There nothing better on a hot summers day than to sit under a large tree in the shade, unless of course, you happen to be a solar panel! Shade is part of the solar process as it comes from a variety of ways and some of which we have no control over. This raises the important question: "Can solar systems work effectively in shade situations?"
Tasmania is the land of the big trees and our backyard are often a testament to this fact. Many of us get to enjoy large backyards and this often means large trees as well. When looking at your roof as a powerplant it is best to have your larger trees away from your roof or at the very least trimmed so they don't obstruct your panels access to the sun.
Our own roofs can cause complications with shade from items such as chimneys, different roof angles and satellite dishes. Even poorly installed panels can produce shade on other panels.
Although clouds do block the suns rays they don't always stop solar production they just reduce the efficiency. You can still get sunburnt on a cloudy day, just ask any Tasmanian.
A solar inverter is what converts the power from the panel in the form of DC direct current to useable AC alternating current. It is essential that the right solar invertor is installed on your system to minimise efficiency losses from shaded panels if the shade is an issue at your property.
Currently, there are two types of inverters available on the market, and each deal with shade in different ways.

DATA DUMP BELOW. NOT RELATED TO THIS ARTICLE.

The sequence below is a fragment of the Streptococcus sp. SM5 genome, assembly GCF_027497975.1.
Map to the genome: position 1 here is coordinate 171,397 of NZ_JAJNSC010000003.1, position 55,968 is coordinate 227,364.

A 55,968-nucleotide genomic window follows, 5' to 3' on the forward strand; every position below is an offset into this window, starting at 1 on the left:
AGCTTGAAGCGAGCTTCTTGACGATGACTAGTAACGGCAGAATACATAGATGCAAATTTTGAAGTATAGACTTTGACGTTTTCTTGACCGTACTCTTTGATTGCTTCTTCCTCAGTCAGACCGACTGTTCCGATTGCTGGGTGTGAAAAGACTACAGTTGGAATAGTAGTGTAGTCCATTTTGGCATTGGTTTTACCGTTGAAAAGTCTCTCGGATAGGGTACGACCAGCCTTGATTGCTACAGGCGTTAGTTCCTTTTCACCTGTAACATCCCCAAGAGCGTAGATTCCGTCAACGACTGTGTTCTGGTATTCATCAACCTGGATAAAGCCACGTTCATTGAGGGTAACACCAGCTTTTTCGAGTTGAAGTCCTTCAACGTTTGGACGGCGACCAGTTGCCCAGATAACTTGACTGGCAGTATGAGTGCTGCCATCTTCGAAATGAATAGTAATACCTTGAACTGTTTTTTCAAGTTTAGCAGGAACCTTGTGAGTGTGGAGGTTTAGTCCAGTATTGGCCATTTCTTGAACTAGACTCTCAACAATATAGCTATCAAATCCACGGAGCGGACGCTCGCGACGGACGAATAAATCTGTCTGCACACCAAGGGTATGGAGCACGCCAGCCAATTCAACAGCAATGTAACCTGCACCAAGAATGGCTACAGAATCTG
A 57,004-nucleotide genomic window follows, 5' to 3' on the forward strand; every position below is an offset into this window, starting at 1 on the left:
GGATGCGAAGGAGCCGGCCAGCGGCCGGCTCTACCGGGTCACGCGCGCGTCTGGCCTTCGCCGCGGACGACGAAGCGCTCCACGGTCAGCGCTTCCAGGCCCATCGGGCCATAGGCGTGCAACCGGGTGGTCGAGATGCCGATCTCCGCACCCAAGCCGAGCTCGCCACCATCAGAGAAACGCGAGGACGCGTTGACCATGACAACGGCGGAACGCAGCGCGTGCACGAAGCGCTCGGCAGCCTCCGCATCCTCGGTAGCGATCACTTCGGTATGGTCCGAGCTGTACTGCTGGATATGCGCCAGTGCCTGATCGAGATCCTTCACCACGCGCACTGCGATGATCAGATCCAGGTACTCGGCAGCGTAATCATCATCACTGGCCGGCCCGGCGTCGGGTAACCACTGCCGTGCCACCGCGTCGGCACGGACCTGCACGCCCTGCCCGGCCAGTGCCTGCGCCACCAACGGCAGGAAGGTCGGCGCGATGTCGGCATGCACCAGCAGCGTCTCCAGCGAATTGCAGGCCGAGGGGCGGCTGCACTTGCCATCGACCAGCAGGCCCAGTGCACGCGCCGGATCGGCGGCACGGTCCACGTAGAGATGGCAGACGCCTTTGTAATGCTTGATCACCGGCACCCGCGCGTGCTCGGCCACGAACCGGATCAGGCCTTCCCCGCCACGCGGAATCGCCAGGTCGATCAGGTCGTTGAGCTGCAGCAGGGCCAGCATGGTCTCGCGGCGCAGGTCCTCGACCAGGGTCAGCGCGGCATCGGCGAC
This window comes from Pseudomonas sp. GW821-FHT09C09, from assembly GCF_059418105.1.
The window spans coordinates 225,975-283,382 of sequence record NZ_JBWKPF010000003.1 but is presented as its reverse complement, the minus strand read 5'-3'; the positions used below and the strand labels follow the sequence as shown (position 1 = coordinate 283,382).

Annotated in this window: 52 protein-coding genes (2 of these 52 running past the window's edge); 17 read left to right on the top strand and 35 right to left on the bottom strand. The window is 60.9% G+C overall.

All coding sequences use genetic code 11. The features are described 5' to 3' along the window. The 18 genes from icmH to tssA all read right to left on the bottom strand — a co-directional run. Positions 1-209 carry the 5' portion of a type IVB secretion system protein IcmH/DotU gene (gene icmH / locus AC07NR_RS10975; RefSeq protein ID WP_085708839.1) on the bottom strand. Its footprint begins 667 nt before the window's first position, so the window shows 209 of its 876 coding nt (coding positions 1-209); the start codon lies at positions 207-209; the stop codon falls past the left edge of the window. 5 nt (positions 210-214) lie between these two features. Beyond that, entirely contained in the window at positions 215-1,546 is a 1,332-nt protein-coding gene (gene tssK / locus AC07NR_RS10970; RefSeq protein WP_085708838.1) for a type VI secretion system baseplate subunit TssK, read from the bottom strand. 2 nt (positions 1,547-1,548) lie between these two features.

String inverters are the most basic and widespread inverter technology used throughout Australian homes. In a string inverter system, many panels are connected to the same inverter usually in a line or a string of panels. This means that the entire system can only operate at the power of the weakest panel. For example, if your neighbour's tree grows and casts a shadow across one or several of the panels, then the entire row of panels will only operate as efficiently as the shaded panel.
A microinverter system is when an inverter is installed for each solar panel ensuring that if one panel should fail through shading for example the rest of the string or panels will stay operational at peak efficiency.
Then we have Power optimizers which work with a single inverter.
Similar to micro-inverter systems, power optimizers can help negate the effect of a single panel being shaded on an entire system though they do work a little differently. Power optimizers at each panel at as a conditioner to the DC electricity that is generated at the panels and then sends it on to a simple string inverter.
At Tasmanian Energy Company we guarantee to give you a custom-designed system that is built around your needs and budget, a system tailored to your roof conditions and household. One of our expert team will come to your home or site, determine what your needs and tailor a system to suit your needs, budget environment.